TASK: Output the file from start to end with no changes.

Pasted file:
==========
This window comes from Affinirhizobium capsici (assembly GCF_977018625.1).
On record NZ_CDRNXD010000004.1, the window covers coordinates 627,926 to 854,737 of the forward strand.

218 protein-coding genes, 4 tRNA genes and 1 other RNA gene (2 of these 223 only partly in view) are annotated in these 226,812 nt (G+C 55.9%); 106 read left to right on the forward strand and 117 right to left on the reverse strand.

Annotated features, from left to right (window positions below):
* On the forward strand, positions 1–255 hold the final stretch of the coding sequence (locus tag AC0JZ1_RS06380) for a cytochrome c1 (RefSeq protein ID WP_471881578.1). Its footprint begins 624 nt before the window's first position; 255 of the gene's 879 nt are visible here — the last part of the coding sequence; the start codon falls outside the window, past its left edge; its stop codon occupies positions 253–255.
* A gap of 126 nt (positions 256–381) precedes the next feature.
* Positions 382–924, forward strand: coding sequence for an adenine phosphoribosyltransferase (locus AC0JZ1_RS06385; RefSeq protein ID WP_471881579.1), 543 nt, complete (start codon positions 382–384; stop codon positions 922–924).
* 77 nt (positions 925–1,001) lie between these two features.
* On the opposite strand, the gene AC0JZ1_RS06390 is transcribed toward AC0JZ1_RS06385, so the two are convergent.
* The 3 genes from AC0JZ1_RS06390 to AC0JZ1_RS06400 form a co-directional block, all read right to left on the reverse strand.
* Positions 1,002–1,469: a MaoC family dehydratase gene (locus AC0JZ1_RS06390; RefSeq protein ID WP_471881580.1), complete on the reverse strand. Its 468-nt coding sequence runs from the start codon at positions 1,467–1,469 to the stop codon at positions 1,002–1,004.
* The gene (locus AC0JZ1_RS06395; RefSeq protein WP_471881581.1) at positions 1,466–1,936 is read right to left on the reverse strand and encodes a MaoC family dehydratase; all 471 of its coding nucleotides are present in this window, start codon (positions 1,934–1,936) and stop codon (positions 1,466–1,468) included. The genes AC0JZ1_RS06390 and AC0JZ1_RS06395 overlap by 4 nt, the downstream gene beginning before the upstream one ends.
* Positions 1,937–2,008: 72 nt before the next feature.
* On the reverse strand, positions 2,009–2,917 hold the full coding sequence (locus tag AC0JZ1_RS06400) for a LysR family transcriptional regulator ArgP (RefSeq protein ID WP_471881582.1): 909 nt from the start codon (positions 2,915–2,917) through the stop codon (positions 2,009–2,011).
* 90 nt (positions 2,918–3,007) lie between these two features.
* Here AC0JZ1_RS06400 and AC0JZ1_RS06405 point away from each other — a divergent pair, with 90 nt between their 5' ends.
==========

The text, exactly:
This window comes from Affinirhizobium capsici (assembly GCF_977018625.1).
On record NZ_CDRNXD010000004.1, the window covers coordinates 627,926 to 854,737 of the forward strand.

218 protein-coding genes, 4 tRNA genes and 1 other RNA gene (2 of these 223 only partly in view) are annotated in these 226,812 nt (G+C 55.9%); 106 read left to right on the forward strand and 117 right to left on the reverse strand.

Annotated features, from left to right (window positions below):
* On the forward strand, positions 1–255 hold the final stretch of the coding sequence (locus tag AC0JZ1_RS06380) for a cytochrome c1 (RefSeq protein ID WP_471881578.1). Its footprint begins 624 nt before the window's first position; 255 of the gene's 879 nt are visible here — the last part of the coding sequence; the start codon falls outside the window, past its left edge; its stop codon occupies positions 253–255.
* A gap of 126 nt (positions 256–381) precedes the next feature.
* Positions 382–924, forward strand: coding sequence for an adenine phosphoribosyltransferase (locus AC0JZ1_RS06385; RefSeq protein ID WP_471881579.1), 543 nt, complete (start codon positions 382–384; stop codon positions 922–924).
* 77 nt (positions 925–1,001) lie between these two features.
* On the opposite strand, the gene AC0JZ1_RS06390 is transcribed toward AC0JZ1_RS06385, so the two are convergent.
* The 3 genes from AC0JZ1_RS06390 to AC0JZ1_RS06400 form a co-directional block, all read right to left on the reverse strand.
* Positions 1,002–1,469: a MaoC family dehydratase gene (locus AC0JZ1_RS06390; RefSeq protein ID WP_471881580.1), complete on the reverse strand. Its 468-nt coding sequence runs from the start codon at positions 1,467–1,469 to the stop codon at positions 1,002–1,004.
* The gene (locus AC0JZ1_RS06395; RefSeq protein WP_471881581.1) at positions 1,466–1,936 is read right to left on the reverse strand and encodes a MaoC family dehydratase; all 471 of its coding nucleotides are present in this window, start codon (positions 1,934–1,936) and stop codon (positions 1,466–1,468) included. The genes AC0JZ1_RS06390 and AC0JZ1_RS06395 overlap by 4 nt, the downstream gene beginning before the upstream one ends.
* Positions 1,937–2,008: 72 nt before the next feature.
* On the reverse strand, positions 2,009–2,917 hold the full coding sequence (locus tag AC0JZ1_RS06400) for a LysR family transcriptional regulator ArgP (RefSeq protein ID WP_471881582.1): 909 nt from the start codon (positions 2,915–2,917) through the stop codon (positions 2,009–2,011).
* 90 nt (positions 2,918–3,007) lie between these two features.
* Here AC0JZ1_RS06400 and AC0JZ1_RS06405 point away from each other — a divergent pair, with 90 nt between their 5' ends.